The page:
Purchasing a piece of Apple or Tesla once meant calculating how many shares you could afford to buy. That no longer matters. Now you can pay whatever you’re willing to spend, even if that amounts to pocket change.
Thinking primarily about dollars instead of shares represents a dramatic shift in the world of personal finance, posing new opportunities and risks for investors. The practice is gaining momentum thanks to the widespread adoption of fractional trading—which allows investors to purchase slivers of traditional shares—as well as an industry push to reduce online trading fees to zero.
These twin developments made it easier and more cost effective for new investors to wager as little as $1 on stocks. The volatility of the coronavirus pandemic then turbocharged these bets as market leaders like Apple Inc. and Tesla Inc. soared into the hundreds or thousands of dollars. The S&P 500, meanwhile, is up 73% since its intraday low point in March 2020.
The lineup of wealth managers catering to dollar-focused investors is spreading from upstart online brokerages that rely on flashy apps to industry stalwarts that have longstanding bricks-and-mortar offices around the U.S. One of those giants, Fidelity Investments, launched a service early in 2020 called Stocks by the Slice allowing investors to purchase fractional shares for the first time. When Stocks by the Slice launched last February, 75% of the buy trades from investors using the service were in dollars on average. This month Fidelity now says that figure is closer to 85%.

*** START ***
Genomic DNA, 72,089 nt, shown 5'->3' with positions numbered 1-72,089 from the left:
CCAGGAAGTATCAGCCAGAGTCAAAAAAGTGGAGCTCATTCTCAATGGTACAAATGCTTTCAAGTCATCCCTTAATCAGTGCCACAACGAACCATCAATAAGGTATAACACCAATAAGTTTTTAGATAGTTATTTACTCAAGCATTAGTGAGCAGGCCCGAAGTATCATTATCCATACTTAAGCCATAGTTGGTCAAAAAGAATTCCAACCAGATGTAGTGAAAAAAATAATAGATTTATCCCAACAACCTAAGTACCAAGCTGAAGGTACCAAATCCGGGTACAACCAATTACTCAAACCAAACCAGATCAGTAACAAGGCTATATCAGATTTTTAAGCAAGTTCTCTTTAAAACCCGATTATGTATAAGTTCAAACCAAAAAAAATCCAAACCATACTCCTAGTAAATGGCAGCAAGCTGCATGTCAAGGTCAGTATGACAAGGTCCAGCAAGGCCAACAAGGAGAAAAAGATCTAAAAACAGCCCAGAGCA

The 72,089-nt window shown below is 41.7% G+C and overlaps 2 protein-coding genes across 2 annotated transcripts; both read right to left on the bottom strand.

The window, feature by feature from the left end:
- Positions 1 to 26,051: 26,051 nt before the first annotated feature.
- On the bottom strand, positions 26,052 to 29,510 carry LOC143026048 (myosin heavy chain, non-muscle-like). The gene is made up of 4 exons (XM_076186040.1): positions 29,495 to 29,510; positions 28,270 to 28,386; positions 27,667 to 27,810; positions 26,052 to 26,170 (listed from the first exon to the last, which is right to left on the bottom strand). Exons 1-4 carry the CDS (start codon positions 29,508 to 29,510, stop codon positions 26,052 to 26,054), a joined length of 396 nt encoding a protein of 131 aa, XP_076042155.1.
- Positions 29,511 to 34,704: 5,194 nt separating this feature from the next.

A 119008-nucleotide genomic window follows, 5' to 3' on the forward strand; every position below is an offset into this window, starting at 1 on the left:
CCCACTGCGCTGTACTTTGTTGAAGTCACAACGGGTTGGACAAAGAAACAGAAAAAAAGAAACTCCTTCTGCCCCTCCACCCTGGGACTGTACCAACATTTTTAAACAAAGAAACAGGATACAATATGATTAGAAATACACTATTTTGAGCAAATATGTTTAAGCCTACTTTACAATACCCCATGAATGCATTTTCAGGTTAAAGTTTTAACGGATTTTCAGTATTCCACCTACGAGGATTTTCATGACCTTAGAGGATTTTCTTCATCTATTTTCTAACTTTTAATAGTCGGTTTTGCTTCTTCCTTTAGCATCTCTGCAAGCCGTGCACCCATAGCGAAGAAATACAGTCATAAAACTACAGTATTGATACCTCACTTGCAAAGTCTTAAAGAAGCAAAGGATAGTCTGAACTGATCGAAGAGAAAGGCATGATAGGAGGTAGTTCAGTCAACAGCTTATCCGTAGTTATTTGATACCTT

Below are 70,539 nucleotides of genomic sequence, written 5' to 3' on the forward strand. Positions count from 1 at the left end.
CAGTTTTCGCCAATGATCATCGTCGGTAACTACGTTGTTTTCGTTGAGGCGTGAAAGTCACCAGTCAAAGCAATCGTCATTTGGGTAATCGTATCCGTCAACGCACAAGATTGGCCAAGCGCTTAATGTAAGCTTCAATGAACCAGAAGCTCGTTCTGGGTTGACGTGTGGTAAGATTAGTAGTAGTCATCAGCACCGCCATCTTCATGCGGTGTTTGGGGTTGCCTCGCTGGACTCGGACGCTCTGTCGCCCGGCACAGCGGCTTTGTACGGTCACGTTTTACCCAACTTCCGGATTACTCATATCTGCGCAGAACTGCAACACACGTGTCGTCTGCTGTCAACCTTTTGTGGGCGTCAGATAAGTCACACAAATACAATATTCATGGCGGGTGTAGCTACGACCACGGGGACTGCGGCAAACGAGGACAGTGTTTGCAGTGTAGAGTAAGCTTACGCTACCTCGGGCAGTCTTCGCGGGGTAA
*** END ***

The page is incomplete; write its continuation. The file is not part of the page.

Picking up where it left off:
In the future “retail investors will be thinking 100% in dollars, not in shares,” said Scott Ignall, head of Fidelity’s retail brokerage business. “Clients no longer need to use a calculator to figure out how many shares of stock they want to buy.”
When Some Investors Look at Stocks They See Dollars, Not Shares Source link When Some Investors Look at Stocks They See Dollars, Not Shares